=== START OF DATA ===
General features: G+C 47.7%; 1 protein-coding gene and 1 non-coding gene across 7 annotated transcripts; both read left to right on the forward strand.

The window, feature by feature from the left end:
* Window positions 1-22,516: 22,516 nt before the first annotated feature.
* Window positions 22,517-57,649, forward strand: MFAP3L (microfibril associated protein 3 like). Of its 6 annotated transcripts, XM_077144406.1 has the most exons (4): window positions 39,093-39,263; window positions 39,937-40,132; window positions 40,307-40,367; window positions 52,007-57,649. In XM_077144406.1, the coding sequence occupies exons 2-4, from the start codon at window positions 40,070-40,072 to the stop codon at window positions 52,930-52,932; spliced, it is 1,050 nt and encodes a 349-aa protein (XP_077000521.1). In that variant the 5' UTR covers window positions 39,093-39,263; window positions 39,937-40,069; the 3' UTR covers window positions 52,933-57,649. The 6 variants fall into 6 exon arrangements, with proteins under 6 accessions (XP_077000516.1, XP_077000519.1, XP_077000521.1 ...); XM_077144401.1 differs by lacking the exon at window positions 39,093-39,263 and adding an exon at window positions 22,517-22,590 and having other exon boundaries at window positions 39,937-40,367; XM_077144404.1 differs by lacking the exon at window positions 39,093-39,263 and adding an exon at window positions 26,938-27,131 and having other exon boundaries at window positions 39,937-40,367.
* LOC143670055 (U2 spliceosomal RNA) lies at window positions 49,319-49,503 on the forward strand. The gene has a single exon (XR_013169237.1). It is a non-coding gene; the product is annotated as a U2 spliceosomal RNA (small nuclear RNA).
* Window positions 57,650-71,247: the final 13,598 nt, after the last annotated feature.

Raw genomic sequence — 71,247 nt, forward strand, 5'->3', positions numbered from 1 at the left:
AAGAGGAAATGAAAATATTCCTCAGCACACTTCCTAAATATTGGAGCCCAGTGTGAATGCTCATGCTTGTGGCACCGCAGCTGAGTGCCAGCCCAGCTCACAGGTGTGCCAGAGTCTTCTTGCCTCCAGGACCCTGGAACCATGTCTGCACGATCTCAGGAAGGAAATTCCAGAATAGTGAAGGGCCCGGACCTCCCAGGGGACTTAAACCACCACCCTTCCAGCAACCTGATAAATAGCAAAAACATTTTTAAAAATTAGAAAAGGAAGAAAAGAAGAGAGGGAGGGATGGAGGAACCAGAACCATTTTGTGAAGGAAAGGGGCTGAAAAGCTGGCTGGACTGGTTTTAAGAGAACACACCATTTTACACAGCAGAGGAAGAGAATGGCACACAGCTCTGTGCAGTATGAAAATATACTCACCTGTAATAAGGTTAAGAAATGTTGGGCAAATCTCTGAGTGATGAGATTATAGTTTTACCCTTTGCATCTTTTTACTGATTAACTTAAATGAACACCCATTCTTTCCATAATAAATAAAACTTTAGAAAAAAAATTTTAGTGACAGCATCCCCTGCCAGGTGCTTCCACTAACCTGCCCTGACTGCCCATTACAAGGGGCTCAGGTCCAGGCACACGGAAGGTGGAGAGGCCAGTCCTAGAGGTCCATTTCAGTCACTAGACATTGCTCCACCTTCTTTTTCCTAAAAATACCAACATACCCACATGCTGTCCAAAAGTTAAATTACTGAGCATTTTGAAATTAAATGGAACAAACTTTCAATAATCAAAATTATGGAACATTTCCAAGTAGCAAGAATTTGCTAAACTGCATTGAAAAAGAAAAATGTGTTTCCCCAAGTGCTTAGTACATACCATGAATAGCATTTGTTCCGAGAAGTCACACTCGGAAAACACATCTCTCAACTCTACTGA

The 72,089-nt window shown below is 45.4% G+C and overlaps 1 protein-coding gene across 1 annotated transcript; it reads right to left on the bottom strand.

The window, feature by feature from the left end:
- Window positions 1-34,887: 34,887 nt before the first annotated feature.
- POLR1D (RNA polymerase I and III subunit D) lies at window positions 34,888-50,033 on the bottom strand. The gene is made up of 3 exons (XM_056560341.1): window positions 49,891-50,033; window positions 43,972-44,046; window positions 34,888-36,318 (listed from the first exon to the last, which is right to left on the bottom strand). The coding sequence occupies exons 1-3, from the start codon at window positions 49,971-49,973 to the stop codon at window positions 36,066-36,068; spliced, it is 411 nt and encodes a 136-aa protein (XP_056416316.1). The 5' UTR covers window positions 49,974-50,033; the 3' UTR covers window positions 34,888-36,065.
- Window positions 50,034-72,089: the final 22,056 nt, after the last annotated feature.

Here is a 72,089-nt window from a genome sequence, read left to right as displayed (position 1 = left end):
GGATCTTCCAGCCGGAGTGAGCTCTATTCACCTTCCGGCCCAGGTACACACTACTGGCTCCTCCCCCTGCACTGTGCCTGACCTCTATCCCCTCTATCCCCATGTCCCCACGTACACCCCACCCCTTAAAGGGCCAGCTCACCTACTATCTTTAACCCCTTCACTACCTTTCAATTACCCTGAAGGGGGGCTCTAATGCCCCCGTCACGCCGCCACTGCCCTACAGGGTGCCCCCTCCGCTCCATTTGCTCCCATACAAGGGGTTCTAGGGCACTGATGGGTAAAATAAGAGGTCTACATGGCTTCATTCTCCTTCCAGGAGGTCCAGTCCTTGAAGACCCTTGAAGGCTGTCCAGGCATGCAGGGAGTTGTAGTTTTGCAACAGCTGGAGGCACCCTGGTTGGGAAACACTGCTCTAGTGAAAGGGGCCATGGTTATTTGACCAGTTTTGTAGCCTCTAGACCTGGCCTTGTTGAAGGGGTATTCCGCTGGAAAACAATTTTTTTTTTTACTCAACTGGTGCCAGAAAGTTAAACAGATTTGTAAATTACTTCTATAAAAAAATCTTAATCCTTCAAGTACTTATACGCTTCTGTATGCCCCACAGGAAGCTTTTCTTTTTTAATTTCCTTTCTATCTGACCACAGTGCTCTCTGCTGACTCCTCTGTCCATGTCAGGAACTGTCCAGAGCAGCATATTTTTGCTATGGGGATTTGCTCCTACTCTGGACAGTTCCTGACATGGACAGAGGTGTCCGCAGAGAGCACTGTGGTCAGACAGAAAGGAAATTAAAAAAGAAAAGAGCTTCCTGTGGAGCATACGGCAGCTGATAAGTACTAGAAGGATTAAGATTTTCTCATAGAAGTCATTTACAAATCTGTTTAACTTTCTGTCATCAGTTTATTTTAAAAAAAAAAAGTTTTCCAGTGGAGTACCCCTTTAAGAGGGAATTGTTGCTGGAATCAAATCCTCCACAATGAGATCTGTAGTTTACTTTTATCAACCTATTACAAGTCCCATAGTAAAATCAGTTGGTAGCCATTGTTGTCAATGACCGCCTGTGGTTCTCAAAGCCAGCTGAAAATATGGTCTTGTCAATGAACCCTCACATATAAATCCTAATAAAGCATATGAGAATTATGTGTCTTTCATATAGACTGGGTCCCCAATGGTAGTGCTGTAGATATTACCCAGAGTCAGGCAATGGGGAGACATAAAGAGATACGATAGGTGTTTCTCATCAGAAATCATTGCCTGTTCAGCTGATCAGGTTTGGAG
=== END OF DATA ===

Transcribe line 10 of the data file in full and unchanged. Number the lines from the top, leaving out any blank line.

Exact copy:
The window, feature by feature from the left end: